A field called epigenetics suggests that children inherit their father's life experiences. Whatever Dad ate or was exposed to his environment could affect the biology of several generations down the line. The existence of paternal "life memories" received support in several animal and human studies.
In 2018, researchers from Santa Cruz cracked a portion of the mystery. The object of their affection is a male roundworm. More exactly, the critter's sperm. It revealed the presence of something thought there-histone packaging. These proteins hold in the chromosomes, what was where researchers found epigenetic information.
Finding epigenetic markers in sperm is a first but not enough to explain the concept of this unusual inheritance. At least, scientists now understand that it is transferred within the histone packaging. Additionally, these proteins were inside chromosomes for development. So much so that when baby worms did not get normal epigenetic markers, they were born sterile. 
6 Master Memory Trick
Need to remember something? Draw it.
Jedi mind trick. Canadian researchers, especially those fighting Alzheimer's, gave it serious consideration. They gathered 48 volunteers to tweak a finding about how to draw sharpens recall in young adults. This time, they include more mature individuals. Half the group was in their early twenties, the rest around 80.
They were given words and a choice: they could write each word down, letter for letter, scribble a list of its attributes, or draw a related image. After a break, the volunteers had to recall as many words as possible. The younger members performed better, but both age groups showed encouraging similarity.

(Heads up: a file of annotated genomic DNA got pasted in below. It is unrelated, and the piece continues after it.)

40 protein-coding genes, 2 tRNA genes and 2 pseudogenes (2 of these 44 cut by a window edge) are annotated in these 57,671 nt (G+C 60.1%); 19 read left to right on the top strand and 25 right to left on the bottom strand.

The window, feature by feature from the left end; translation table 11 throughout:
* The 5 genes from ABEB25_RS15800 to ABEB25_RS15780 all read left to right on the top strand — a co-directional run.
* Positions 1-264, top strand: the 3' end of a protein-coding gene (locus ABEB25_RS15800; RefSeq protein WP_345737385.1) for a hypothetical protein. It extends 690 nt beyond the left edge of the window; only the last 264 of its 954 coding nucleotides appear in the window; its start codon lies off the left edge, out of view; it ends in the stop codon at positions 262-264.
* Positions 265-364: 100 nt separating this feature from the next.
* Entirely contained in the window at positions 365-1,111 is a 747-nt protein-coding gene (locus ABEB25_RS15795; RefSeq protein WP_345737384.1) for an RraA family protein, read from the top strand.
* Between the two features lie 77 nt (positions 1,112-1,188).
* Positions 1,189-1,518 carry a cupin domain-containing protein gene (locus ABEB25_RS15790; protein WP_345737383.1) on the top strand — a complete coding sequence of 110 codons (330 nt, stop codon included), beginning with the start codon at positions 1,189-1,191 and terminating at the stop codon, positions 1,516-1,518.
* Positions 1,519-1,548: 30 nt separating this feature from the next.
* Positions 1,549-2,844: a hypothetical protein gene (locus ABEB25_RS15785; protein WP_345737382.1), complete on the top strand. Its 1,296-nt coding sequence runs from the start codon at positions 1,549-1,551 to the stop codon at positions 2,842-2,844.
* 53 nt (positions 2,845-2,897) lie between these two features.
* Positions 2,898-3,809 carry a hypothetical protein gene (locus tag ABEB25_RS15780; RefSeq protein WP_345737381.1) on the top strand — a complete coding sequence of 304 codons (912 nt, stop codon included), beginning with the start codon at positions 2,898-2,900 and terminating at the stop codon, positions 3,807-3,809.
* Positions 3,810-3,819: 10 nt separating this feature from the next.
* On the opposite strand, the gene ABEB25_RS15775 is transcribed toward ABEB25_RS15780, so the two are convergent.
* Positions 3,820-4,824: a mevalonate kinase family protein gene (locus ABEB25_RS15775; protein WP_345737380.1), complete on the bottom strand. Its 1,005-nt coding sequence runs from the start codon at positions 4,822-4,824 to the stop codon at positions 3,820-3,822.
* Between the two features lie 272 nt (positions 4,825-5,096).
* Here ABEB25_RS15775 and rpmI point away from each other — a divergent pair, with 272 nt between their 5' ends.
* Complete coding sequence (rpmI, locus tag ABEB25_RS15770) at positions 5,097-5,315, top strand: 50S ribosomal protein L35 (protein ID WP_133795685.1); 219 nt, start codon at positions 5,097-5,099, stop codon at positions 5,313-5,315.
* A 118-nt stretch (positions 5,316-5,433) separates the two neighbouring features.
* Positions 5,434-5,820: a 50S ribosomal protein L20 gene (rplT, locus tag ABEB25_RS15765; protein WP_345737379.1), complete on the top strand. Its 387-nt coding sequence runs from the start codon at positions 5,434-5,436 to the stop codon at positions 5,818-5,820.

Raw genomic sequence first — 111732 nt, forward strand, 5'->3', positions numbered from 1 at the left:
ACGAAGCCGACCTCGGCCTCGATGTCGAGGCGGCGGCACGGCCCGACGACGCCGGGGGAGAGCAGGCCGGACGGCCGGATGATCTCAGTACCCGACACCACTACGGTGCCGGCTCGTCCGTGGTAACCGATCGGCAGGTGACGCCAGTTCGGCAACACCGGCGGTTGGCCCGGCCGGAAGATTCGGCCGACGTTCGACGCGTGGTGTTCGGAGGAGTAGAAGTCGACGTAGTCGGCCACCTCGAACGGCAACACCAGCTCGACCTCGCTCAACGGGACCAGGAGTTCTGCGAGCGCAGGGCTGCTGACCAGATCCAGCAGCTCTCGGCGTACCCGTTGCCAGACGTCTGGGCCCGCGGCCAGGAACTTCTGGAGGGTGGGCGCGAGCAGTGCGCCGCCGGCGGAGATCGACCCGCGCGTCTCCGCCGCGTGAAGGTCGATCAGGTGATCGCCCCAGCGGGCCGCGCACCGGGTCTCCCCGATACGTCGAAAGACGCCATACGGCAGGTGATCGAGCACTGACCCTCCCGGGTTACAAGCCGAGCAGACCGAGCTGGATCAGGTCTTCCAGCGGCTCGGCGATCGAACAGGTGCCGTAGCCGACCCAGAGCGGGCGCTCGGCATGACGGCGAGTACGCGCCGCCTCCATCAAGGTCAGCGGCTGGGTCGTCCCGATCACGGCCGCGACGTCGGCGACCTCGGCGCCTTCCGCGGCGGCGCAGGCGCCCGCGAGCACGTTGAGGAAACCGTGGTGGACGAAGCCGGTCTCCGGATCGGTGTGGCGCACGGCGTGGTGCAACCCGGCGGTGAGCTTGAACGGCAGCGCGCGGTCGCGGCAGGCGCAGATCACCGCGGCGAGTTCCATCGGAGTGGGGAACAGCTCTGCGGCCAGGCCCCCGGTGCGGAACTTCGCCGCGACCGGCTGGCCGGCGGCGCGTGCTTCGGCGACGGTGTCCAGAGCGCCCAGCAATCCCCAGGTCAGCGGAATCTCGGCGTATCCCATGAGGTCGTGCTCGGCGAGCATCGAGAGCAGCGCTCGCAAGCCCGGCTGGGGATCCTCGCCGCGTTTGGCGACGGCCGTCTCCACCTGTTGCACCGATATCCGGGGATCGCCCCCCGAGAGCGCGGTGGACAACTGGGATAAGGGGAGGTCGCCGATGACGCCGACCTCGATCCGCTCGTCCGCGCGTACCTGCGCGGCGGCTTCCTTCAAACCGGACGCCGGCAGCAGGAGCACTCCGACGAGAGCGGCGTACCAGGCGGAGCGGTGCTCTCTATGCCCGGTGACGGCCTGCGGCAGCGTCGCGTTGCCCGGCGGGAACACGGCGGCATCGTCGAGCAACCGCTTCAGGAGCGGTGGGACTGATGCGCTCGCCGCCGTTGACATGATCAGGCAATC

Those who doodled remembered the most words. Drawing could beat traditional memory aids, such as rewriting or studying text. 
5 Math's Traumatizes The Mind
Researchers believe that the technique's potency comes from the brain.
Math trauma is a thing. Most people know the feeling. You stare at an equation only to be rewarded with a debilitating mental shutdown. People who struggle with numbers are often branded as incapable.
The truth is more heartening-most people are actually good at mathematics. Even those who sweat a small pool during exams (and fail).
The problem? Fear.
Timed tests, pushy teachers, and classmates who do not help those who dread fall or make a mistake. Fear is a primitive thing. It shuts down memory because pause to think about that approaching cave lion is life-threatening. 
Fear does not know the difference between long-gone predators and math problems. When a person panics over algebra, the fear dials down memory, which makes calculations almost impossible.
An enduring mystery surrounds the storage of memories. In this case, nobody would be able to recall new stuff like […]